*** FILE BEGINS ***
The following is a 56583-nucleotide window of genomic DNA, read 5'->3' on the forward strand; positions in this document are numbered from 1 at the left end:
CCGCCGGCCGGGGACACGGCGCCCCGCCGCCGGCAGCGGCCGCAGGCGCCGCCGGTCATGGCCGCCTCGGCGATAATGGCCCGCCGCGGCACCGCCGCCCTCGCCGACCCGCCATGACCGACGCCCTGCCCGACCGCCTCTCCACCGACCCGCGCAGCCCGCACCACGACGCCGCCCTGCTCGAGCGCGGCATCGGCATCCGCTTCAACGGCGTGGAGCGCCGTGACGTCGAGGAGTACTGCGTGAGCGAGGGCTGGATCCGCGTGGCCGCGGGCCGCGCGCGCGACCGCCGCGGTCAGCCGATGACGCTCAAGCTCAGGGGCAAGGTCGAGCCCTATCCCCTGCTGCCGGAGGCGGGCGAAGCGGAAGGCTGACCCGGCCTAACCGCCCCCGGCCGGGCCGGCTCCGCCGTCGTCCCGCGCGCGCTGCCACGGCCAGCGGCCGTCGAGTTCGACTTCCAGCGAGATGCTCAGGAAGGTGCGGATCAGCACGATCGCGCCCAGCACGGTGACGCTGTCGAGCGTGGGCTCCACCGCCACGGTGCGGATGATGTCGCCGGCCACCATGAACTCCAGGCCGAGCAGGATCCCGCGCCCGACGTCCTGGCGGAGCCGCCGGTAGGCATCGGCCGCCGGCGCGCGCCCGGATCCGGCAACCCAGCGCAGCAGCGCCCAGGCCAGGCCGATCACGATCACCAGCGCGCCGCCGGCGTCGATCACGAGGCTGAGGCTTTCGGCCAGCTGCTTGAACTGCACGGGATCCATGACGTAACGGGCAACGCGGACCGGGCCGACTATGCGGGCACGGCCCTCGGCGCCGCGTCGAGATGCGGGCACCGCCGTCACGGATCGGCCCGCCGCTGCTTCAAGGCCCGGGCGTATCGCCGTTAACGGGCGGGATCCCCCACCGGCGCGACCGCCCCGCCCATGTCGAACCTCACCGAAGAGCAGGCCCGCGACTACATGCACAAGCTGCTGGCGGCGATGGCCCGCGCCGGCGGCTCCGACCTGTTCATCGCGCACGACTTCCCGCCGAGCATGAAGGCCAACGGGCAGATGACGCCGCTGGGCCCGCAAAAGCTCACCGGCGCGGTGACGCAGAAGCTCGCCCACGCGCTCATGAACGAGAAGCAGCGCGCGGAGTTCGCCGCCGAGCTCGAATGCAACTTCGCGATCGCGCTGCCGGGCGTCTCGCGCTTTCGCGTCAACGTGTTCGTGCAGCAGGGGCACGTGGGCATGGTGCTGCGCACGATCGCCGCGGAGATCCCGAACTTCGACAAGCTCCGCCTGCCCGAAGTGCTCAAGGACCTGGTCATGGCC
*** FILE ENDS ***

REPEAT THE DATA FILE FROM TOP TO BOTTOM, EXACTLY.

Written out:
The following is a 56583-nucleotide window of genomic DNA, read 5'->3' on the forward strand; positions in this document are numbered from 1 at the left end:
CCGCCGGCCGGGGACACGGCGCCCCGCCGCCGGCAGCGGCCGCAGGCGCCGCCGGTCATGGCCGCCTCGGCGATAATGGCCCGCCGCGGCACCGCCGCCCTCGCCGACCCGCCATGACCGACGCCCTGCCCGACCGCCTCTCCACCGACCCGCGCAGCCCGCACCACGACGCCGCCCTGCTCGAGCGCGGCATCGGCATCCGCTTCAACGGCGTGGAGCGCCGTGACGTCGAGGAGTACTGCGTGAGCGAGGGCTGGATCCGCGTGGCCGCGGGCCGCGCGCGCGACCGCCGCGGTCAGCCGATGACGCTCAAGCTCAGGGGCAAGGTCGAGCCCTATCCCCTGCTGCCGGAGGCGGGCGAAGCGGAAGGCTGACCCGGCCTAACCGCCCCCGGCCGGGCCGGCTCCGCCGTCGTCCCGCGCGCGCTGCCACGGCCAGCGGCCGTCGAGTTCGACTTCCAGCGAGATGCTCAGGAAGGTGCGGATCAGCACGATCGCGCCCAGCACGGTGACGCTGTCGAGCGTGGGCTCCACCGCCACGGTGCGGATGATGTCGCCGGCCACCATGAACTCCAGGCCGAGCAGGATCCCGCGCCCGACGTCCTGGCGGAGCCGCCGGTAGGCATCGGCCGCCGGCGCGCGCCCGGATCCGGCAACCCAGCGCAGCAGCGCCCAGGCCAGGCCGATCACGATCACCAGCGCGCCGCCGGCGTCGATCACGAGGCTGAGGCTTTCGGCCAGCTGCTTGAACTGCACGGGATCCATGACGTAACGGGCAACGCGGACCGGGCCGACTATGCGGGCACGGCCCTCGGCGCCGCGTCGAGATGCGGGCACCGCCGTCACGGATCGGCCCGCCGCTGCTTCAAGGCCCGGGCGTATCGCCGTTAACGGGCGGGATCCCCCACCGGCGCGACCGCCCCGCCCATGTCGAACCTCACCGAAGAGCAGGCCCGCGACTACATGCACAAGCTGCTGGCGGCGATGGCCCGCGCCGGCGGCTCCGACCTGTTCATCGCGCACGACTTCCCGCCGAGCATGAAGGCCAACGGGCAGATGACGCCGCTGGGCCCGCAAAAGCTCACCGGCGCGGTGACGCAGAAGCTCGCCCACGCGCTCATGAACGAGAAGCAGCGCGCGGAGTTCGCCGCCGAGCTCGAATGCAACTTCGCGATCGCGCTGCCGGGCGTCTCGCGCTTTCGCGTCAACGTGTTCGTGCAGCAGGGGCACGTGGGCATGGTGCTGCGCACGATCGCCGCGGAGATCCCGAACTTCGACAAGCTCCGCCTGCCCGAAGTGCTCAAGGACCTGGTCATGGCC